The tumult of 2016 has severely challenged humanitarian groups, which are trying to protect and care for an ever-growing number of refugees while the world’s richest nations turn inward.
Medecins Sans Frontieres (MSF), also known as Doctors Without Borders, has been particularly outspoken about the challenges of the past year.
The medical aid group pulled out of a major humanitarian summit in May, saying it had sidelined the real problems, including violations of refugees’ rights and international humanitarian law, “on a daily basis.” Then the group said it would stop accepting funds from the European Union and its members, out of opposition to their “damaging deterrence policies” in the wake of the March E.U.-Turkey deal.
Meanwhile, the international president of MSF, Dr. Joanne Liu, has appeared before the U.N. Security Council several times this year to demand accountability for the increasing targeting of medical workers in war, including in Syria and Yemen.
Refugees Deeply spoke to Liu, a Canadian doctor who has headed MSF since 2013, about how the organization has confronted the dilemmas of the past year and the road ahead.
Refugees Deeply: You first started out with MSF working with Malian refugees in Mauritania in 1996. How has MSF’s role in responding to refugee crises evolved in the two decades since?
Joanne Liu: Since the origins of MSF, we’ve been facing people on the move. Initially, it was much more refugees, people crossing borders. Now, a lot of conflicts are within borders, and we have more internally displaced people (IDPs). Everybody who was working in these environments, not only MSF, faced the question of how we address those needs and who is responsible for what.
Another factor is the increasing number of people crossing the Mediterranean Sea. We decided to get involved because of the dire needs of people taking this deadly journey across the sea. We advocate for “safe passage” and we put our actions where our mouth is by starting search-and-rescue operations. It was difficult and challenging and completely unchartered waters for MSF. Like other battles we have faced – when we first began providing treatment for HIV, for instance – we did not have competence initially, but we’ve built that competence over time.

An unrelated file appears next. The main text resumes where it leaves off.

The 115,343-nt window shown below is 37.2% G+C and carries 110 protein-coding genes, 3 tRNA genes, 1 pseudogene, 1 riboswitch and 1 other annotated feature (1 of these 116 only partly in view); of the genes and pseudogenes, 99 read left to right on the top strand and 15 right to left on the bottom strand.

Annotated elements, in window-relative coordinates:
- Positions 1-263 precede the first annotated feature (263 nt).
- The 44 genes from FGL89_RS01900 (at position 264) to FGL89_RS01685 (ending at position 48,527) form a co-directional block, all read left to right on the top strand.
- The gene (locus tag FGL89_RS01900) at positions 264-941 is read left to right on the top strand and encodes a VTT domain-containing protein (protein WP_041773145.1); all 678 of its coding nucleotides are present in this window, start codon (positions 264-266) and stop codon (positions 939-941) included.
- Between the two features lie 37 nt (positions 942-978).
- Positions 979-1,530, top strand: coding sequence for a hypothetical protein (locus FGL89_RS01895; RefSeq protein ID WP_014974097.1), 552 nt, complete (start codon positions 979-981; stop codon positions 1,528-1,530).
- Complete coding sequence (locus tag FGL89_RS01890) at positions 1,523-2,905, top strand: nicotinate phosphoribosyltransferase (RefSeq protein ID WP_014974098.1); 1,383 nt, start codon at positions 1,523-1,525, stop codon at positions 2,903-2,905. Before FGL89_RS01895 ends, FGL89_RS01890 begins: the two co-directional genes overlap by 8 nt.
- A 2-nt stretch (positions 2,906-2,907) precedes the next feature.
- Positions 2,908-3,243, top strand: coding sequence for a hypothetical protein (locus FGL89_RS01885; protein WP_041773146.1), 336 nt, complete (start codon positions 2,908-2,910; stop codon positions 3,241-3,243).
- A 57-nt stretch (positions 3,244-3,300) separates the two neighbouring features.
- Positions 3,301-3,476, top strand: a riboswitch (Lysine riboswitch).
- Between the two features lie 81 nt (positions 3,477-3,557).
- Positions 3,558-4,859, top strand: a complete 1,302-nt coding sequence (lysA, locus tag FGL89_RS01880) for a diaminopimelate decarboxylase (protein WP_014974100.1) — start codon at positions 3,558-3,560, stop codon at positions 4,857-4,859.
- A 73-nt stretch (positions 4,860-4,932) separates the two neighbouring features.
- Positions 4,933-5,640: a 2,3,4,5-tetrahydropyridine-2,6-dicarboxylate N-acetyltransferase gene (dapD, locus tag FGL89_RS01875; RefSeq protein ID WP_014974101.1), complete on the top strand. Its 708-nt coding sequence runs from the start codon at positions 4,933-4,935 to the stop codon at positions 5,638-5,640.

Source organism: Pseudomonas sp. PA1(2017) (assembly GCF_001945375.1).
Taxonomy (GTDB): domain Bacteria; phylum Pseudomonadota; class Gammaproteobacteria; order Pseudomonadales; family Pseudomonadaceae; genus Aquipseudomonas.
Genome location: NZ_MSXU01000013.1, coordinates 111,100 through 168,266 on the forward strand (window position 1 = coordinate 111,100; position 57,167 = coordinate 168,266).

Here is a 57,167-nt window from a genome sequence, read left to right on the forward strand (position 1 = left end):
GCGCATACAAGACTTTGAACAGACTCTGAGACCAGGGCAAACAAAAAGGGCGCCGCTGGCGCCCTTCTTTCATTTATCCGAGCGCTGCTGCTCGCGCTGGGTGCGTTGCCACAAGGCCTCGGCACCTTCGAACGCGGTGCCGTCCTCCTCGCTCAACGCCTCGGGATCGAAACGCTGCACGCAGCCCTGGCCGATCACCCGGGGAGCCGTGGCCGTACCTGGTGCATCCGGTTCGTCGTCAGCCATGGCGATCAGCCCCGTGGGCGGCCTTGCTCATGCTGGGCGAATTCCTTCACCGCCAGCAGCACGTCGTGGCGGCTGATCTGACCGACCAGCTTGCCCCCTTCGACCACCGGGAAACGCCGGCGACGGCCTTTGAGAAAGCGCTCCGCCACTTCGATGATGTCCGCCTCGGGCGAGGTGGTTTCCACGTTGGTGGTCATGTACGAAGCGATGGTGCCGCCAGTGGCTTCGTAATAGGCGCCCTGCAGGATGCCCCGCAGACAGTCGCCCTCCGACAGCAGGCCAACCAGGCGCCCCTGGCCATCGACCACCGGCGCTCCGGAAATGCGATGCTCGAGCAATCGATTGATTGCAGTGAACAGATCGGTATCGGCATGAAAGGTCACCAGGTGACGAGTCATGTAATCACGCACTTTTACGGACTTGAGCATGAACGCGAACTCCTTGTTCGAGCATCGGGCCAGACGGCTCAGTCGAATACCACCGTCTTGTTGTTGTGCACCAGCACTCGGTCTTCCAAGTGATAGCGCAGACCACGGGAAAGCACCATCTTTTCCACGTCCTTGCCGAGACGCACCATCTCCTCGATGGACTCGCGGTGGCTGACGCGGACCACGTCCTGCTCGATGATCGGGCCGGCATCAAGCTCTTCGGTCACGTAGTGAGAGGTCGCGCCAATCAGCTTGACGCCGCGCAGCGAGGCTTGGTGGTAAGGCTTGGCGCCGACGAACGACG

Refugees Deeply: This past year has seen public debate over refugees become even more polarized, while nations increasingly resort to closed borders, offshoring of refugees and aid deals to deter migration. Has MSF had to change or adapt its work with refugees in response to these developments?
Liu: To a certain extent, but we are limited by the policy. We are a medical humanitarian organization, so we bring assistance wherever we can. We see the limits of our actions. MSF cannot be the catalyst to open a border. That is why we have been vocal in the public arena that states have a responsibility with respect to refugees, which today is being flouted.
That’s the reason we took the stance of stopping to take funds from the E.U. For us, the E.U.-Turkey deal was completely against our humanitarian principles and it would have been completely hypocritical for us to continue to take E.U. funding.
Refugees Deeply: In April, MSF-run boats resumed search-and-rescue operations in the Central Mediterranean Sea, a mission first begun a year earlier. Do you see a risk that the private rescue missions in the Mediterranean will allow Europe to be complacent about its responsibilities?
Liu: Yes, we do see a risk. But as humanitarians, as doctors, we cannot look on from the shore as people drown in an increasingly militarized Med. In December 2016, our presence is especially important given the lack of dedicated search-and-rescue resources at sea. Until there are safe and legal routes for people to flee Libya we will stay at sea. And onboard the Aquarius, which we run in partnership with SOS MEDITERRANEE, we will be the only NGO present throughout the deadly winter months.